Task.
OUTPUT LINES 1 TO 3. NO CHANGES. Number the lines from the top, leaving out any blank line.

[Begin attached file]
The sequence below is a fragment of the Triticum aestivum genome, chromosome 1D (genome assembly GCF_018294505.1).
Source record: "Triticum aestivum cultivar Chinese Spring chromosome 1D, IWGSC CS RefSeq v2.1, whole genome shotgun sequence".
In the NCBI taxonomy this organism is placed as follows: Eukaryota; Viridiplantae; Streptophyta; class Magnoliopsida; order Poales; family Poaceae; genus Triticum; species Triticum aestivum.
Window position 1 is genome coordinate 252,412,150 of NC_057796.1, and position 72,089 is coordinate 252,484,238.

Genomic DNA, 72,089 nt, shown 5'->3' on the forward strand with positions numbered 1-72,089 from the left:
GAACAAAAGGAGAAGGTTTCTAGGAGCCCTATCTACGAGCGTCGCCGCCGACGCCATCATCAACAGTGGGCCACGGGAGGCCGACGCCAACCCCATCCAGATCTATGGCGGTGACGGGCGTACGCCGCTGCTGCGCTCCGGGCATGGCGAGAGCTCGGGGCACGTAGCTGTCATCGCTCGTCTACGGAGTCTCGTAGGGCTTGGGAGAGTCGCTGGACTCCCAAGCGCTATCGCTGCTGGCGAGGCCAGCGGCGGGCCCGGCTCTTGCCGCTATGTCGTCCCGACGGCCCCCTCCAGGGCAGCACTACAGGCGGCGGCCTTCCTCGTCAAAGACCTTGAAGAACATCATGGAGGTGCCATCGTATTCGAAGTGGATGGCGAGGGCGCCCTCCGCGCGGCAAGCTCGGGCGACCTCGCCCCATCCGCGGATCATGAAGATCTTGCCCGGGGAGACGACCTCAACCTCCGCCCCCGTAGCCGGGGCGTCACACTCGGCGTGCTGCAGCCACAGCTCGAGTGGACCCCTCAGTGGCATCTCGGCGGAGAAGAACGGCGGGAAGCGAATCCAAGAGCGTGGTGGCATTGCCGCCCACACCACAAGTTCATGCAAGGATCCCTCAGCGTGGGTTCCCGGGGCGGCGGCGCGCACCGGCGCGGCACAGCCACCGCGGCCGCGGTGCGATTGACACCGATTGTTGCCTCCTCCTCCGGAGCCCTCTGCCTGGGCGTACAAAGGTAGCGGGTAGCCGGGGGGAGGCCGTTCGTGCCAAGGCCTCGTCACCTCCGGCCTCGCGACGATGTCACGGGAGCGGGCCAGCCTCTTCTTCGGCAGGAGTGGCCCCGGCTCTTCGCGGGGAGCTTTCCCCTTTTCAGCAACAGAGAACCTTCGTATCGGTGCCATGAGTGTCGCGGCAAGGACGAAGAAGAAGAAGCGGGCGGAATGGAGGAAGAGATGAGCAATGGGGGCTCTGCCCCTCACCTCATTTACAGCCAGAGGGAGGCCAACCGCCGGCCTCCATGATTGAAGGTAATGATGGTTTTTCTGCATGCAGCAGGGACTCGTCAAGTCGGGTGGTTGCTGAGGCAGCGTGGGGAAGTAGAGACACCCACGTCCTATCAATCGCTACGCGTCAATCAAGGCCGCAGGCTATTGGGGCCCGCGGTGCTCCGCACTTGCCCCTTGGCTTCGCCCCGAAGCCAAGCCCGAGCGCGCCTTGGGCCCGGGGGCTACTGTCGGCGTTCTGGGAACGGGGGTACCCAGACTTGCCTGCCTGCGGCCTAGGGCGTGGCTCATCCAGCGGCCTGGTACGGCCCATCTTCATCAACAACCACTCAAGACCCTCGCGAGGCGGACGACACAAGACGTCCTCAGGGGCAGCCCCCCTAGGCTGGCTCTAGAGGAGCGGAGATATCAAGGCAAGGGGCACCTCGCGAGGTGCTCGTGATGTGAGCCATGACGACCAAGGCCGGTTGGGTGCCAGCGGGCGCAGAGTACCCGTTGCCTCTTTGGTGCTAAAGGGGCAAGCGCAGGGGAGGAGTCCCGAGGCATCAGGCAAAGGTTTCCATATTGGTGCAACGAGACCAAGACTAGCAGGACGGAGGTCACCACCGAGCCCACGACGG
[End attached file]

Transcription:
The sequence below is a fragment of the Triticum aestivum genome, chromosome 1D (genome assembly GCF_018294505.1).
Source record: "Triticum aestivum cultivar Chinese Spring chromosome 1D, IWGSC CS RefSeq v2.1, whole genome shotgun sequence".
In the NCBI taxonomy this organism is placed as follows: Eukaryota; Viridiplantae; Streptophyta; class Magnoliopsida; order Poales; family Poaceae; genus Triticum; species Triticum aestivum.